Thursday, 16 May 2013

For Worship and Glory

A few days ago one of my Japanese embroidery friends, Maggie, invited me to go to the Royal School of Needlework with her. Her husband had bought her two tickets as a birthday present, and Maggie thought that of all her embroidery friends I probably lived the closest to Hampton Court Palace. I, of course, was delighted to accept the invitation. I knew that the RSN were staging an exhibition of ecclesiastical embroidery (For Worship and Glory) this year, but until I read about it on Needle n’ Thread on Monday, I had not realised that the exhibition had begun. Once I knew that, I was even more delighted to be accompanying Maggie.

Maggie and I met at the main entrance to the Palace; I had driven there and Maggie came by train. It took us a little while to find the RSN within the Palace and we arrived just as the tour was about to start. We were shown into one of the studio workshops where we were given an introductory talk by the studio manager. We were told a little about the history of the RSN and some of the many ecclesiastical items that they had created, conserved or restored.

Main Entrance, Hampton Court Palace

The 20 or so visitors were then divided into two groups to view the exhibition. On display were examples of ecclesiastical embroidery worked by the RSN and items from their collection. There were also a few other items that are permanently on display (mostly because they are too large to be stored elsewhere). To begin with our group remained in Studio 3 to view the items on display there. These included embroidered depictions of saints, angels and Christ in a wide range of techniques but mostly metal thread and silk shading. There were also examples of kneelers, stoles, chasubles and a cope from the Collection.

For me, the highlight in this studio was the gold work on one of the chasubles (or the cope, I’m not sure which is which). The design included some jewel bright foils that looked like sweet papers and to my eye where a bit gaudy but the range of techniques and materials used in the design was impressive.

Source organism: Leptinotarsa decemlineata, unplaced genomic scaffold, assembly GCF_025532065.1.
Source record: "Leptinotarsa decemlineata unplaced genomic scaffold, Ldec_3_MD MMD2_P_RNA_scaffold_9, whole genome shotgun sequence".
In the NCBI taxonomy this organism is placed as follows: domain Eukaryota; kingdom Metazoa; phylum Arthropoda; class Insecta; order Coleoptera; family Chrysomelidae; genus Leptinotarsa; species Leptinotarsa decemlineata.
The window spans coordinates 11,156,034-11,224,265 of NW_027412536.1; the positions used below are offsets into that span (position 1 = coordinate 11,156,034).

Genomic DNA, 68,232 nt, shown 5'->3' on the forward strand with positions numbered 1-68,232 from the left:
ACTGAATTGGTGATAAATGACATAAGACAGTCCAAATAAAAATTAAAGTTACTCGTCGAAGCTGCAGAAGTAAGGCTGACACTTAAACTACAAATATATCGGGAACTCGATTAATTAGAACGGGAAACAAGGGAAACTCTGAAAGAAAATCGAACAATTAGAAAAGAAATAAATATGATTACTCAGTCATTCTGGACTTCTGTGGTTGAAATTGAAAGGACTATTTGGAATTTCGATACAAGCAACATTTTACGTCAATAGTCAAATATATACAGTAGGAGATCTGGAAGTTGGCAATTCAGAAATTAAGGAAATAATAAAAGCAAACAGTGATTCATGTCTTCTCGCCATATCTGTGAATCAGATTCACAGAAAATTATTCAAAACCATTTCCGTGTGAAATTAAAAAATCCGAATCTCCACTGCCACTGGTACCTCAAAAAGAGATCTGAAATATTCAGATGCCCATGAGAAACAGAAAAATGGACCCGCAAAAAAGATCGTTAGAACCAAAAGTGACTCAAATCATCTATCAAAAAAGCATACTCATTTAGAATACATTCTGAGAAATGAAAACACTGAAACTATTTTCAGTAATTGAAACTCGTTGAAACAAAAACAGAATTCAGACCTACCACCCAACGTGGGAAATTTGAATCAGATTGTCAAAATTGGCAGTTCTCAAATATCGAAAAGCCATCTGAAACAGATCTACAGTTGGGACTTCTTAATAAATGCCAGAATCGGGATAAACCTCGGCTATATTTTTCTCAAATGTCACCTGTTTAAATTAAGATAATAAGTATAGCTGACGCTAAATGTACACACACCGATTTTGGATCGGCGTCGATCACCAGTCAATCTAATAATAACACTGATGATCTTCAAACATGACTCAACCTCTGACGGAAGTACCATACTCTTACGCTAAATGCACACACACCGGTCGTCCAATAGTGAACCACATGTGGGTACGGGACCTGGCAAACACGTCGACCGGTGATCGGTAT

There were also samples of work by former apprentices on display in this studio. Of particular interest was a piece that had been very recently donated to the RSN and beside it a piece already in their collection of the same design. Although there is no record, it is thought to have been a teaching piece. The design is quartered by a diagonal cross with an angel in each quarter. Each of the four segments is worked by a different student using the same silk shading and gold work techniques. Neither piece is finished and on both, each student has worked the same amount of their segment, albeit the two pieces are stitched slightly differently.

In the second studio we were able to watch current diploma students working on current commissions including a new design and two pieces that were being restored. Of the exhibition pieces displayed in this studio the show stoppers were, without a doubt, the 12 Litany of Loreto pieces. They are exquisite! Little is known about them other than that they were stitched early in the twentieth century and that they were donated to the RSN when the convent that owned them was closing down. I had not heard of these embroideries before I read about them on Mary’s blog but her description whetted my appetite to see them. But nothing could have prepared me for how beautiful these embroideries are. They were smaller than I had expected at approximately 18 x 12 inches but this makes them all the more exceptional. As Mary described, they more like sketches than embroideries, but like sketches done by an old master in sepia and black and white tones. Each one is beautiful in its own right but displayed together they are stunning.

However, for Maggie and me, I think the most exciting and captivating item was hanging in a corridor between the two studios. The “Kyoto Panel” is one of the items on permanent display at the RSN. This may be because it is too large to store elsewhere, or it may be because it is too beautiful to hide from view! The panel is roughly 7-8 feet tall by maybe 5 feet wide and every millimetre is embroidered. The entire panel is covered by chrysanthemums – every type of chrysanthemum that you can imagine from the most humble daisy-like, single bloom to the big petalled, blousy blossoms. There are tight balled pompoms and loose limbed spider mums. There were all the techniques I’d expected to see and some that surprises me. The petals of the fullest, most luscious blooms were not only padded, but on top of the diagonal foundation there was a additional layer of padding and staggered diagonals to form a rib. Some of the flower centres were worked in turkey, or velvet, stitch – I have never seen this in any other Japanese embroidery - this was particularly effective where combined with Japanese round knots. Some of the pompom flowers were stitched with loops of twisted silk in a method I have not seen before. Every millimetre between the blossoms was filled swirls of couched gold. All together this embroidery is magnificent!

There were two disappointments of the day, one was not being able to take photographs, and the other was that Maggie’s schedule was so tight that we had no time to enjoy a cup of tea and chatter but we certainly enjoyed our tour of the RSN. Thank you, Maggie, for sharing your birthday present with me.